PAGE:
One ACC member, John Schaef-fer, MD, president of the North Ohio Heart Center, Lorain, says he might buy the device for a motivated patient who pushes for home testing. But he’s not going to do it as a general rule. With inadequate reimbursement, "it’s not worth the hassle, the responsibility," he says. "No physician today is willing to walk out on a limb in financing health care. My costs are going up and my reimbursement is going down." Until reimbursement improves, Dr. Schaeffer will continue to send patients to labs for prothrombin time testing.

The ACC and other interested parties hope to persuade the CMS to work out the kinks in reimbursement for this covered service and extend coverage to other groups of patients. "Clinicians, patients, and industry have worked on this issue with CMS since 1996," says Phillips. "It isn’t as good as they’d hoped, but the fact that CMS has issued the payment policy is a significant step."

Phillips says proponents should continue to work with CMS to raise reimbursement if "the financials just don’t work." If CMS officials "are genuine in their public statements that home testing can help Medicare beneficiaries reduce their risk of strokes and bleeding, then CMS will need to reassess its payment levels and provide adequate reimbursement to allow physicians to incorporate this into their practices without losing money and establish reasonable out-of-pocket costs to the Medicare beneficiary," he says.

McDermott Will & Emery’s Dr. Radensky says how CMS has addressed prothrombin time testing is unique. "You don’t see another example of what is, in effect, a home lab test paid for under a physician fee schedule, where the interpretation and management service payment doesn’t require a face-to-face visit."

Dr. Radensky says vendors are concerned about the adequacy of the reimbursement. There’s no track record, he says, because private payers had covered the testing as durable medical equipment. The CMS payments "are substantially lower than what we asked for, and whether or not providers will be willing to do this remains to be seen."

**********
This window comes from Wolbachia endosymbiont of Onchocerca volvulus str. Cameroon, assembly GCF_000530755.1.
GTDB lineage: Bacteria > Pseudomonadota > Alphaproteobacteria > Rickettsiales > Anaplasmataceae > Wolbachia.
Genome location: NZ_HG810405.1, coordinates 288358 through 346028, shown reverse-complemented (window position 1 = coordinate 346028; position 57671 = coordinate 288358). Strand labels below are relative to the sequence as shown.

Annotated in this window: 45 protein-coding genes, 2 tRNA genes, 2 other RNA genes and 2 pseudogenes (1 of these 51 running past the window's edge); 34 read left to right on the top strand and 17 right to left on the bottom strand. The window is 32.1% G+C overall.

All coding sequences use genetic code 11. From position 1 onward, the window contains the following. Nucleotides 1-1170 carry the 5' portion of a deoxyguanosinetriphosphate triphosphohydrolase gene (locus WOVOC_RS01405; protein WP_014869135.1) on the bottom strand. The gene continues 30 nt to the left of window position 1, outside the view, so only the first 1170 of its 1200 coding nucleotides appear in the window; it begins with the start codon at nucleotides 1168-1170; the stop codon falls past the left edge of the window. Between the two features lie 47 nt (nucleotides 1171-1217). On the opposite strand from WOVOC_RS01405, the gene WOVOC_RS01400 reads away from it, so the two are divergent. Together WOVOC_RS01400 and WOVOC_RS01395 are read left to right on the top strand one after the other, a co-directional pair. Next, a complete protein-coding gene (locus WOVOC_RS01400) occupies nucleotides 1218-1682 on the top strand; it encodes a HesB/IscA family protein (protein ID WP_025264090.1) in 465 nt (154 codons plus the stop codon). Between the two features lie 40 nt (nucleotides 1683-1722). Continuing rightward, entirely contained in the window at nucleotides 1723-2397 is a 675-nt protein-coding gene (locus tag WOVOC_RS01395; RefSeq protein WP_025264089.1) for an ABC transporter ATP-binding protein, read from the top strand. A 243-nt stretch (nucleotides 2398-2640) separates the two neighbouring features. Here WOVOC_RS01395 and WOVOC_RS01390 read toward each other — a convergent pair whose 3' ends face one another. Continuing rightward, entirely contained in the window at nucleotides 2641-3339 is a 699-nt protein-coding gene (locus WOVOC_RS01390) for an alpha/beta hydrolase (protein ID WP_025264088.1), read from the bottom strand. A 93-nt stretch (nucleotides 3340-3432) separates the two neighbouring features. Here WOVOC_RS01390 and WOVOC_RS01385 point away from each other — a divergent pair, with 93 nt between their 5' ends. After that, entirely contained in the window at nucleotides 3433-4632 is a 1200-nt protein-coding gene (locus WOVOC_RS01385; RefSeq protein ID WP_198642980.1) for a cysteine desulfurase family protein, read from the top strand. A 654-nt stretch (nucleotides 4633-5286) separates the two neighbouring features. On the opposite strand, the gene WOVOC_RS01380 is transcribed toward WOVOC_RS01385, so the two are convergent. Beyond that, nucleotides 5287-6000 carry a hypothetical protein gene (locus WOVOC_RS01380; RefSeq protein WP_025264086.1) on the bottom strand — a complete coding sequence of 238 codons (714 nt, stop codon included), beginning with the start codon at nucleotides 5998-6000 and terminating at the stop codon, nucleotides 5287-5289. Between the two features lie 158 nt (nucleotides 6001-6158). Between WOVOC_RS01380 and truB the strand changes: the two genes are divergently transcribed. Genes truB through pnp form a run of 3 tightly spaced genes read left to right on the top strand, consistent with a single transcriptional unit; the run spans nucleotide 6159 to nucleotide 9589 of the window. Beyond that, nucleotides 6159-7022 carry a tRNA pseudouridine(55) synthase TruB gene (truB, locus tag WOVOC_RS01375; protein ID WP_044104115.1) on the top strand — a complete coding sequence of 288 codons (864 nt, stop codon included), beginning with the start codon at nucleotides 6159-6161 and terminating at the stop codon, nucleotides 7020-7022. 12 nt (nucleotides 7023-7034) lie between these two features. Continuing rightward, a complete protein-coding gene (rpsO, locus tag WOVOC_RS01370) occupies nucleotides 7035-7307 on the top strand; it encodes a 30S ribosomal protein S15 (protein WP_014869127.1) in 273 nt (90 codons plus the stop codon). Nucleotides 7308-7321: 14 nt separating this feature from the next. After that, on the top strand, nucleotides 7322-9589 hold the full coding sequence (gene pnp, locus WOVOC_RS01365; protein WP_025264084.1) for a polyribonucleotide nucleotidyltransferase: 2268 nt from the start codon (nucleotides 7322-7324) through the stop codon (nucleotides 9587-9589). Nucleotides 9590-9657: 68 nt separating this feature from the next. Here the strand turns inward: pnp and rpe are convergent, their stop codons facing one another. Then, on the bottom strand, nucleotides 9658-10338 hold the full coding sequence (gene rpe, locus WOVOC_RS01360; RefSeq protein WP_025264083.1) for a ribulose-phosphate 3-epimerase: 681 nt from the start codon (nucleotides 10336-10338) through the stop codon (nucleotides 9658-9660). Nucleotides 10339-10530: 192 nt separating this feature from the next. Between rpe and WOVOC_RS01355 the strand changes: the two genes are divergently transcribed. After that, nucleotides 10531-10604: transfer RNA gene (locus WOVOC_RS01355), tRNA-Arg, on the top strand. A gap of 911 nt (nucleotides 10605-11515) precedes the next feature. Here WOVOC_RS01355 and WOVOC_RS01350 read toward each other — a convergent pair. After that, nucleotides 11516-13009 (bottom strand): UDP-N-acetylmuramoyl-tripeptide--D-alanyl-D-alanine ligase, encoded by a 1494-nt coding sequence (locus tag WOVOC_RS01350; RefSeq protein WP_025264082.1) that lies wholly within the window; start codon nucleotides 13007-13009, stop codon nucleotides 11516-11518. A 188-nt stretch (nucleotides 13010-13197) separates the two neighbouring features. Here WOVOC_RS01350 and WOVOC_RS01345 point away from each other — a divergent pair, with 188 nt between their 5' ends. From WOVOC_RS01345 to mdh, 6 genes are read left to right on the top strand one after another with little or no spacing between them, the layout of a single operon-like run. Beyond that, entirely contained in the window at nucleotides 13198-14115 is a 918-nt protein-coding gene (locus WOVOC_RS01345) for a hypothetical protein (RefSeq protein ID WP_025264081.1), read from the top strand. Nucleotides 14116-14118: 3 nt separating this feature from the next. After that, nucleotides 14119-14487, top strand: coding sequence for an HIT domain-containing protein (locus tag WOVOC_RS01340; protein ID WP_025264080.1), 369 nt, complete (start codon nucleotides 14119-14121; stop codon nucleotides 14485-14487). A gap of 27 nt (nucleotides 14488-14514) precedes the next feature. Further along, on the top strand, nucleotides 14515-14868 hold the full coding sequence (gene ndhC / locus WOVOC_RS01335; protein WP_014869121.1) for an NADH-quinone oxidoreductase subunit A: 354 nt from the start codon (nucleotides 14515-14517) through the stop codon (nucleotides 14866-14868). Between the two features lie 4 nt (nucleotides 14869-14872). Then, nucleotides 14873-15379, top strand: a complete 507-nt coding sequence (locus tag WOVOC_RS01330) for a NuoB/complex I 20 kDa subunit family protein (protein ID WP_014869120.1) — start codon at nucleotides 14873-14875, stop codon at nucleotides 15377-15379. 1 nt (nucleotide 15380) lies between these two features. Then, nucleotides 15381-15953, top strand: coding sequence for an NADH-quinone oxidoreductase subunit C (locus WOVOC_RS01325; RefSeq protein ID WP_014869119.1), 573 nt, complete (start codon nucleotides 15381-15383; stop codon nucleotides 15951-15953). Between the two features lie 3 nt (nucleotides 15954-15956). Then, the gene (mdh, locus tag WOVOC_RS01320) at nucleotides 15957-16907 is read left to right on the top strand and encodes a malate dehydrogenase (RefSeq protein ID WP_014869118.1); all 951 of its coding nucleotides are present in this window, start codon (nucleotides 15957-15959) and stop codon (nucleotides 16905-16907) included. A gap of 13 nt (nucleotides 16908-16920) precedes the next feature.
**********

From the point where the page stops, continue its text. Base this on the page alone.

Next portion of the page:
Correspondence from CMS officials indicates they want feedback and will respond in the 2003 fee schedule, Dr. Radensky says. "They have acknowledged there may be some problems, but they wanted to get this implemented. We’re very hopeful that we’ll be able to get payment amounts increased enough to make this viable," he says.

IDTFs to the rescue?

If physician offices and coagulation clinics balk at the CMS’ reimbursement and refrain from buying the devices, there is one other possibility. Independent diagnostic testing facilities, or IDTFs, which are usually for-profit, provide periodic pacemaker monitoring services for patients and might be willing to take on prothrombin devices as well.

Since IDTFs already have an infrastructure for interacting with patients, "it might make sense for them to add this as a service," Phillips says. The IDTFs, however, would have to purchase the home devices and provide them to patients, which they don’t do with pacemakers.

"I just don’t see physicians buying these devices and administering the program," says Larry Cohen, president of International Technidyne, Edison, NJ, which sells the ProTime home-monitoring device. "More likely, the IDTFs and large Coumadin clinics will get into that business."

Vendors will have to work with the IDTFs to price the machines appropriately, Cohen says. "IDTFs are accustomed to dealing with patients on pacemakers, reporting the results, and billing Medicare. The biggest difference [with prothrombin time devices] is the initial cost that the IDTF will have to bear."

Hospital-affiliated clinics with enough patients on anticoagulants may also want to act as an IDTF. "They would have to be progressive and very high-volume," Cohen says. "Some doctors and clinics are still wary of self-testing because they see it as a loss of revenue." But clinics that already embrace point-of-care testing and have numerous devices might be willing to take on home monitoring that uses equipment similar to what they already have.

The largest IDTF, Raytel Cardiac Services, Windsor, Conn., has, however, already written the CMS expressing concern about reimbursement. "...it is clear to us that only adequate reimbursement codes and rates will create the necessary support for a successful implementation of home PT/INR monitoring," says the letter, signed by Raytel president and CEO Bruce A. Reese.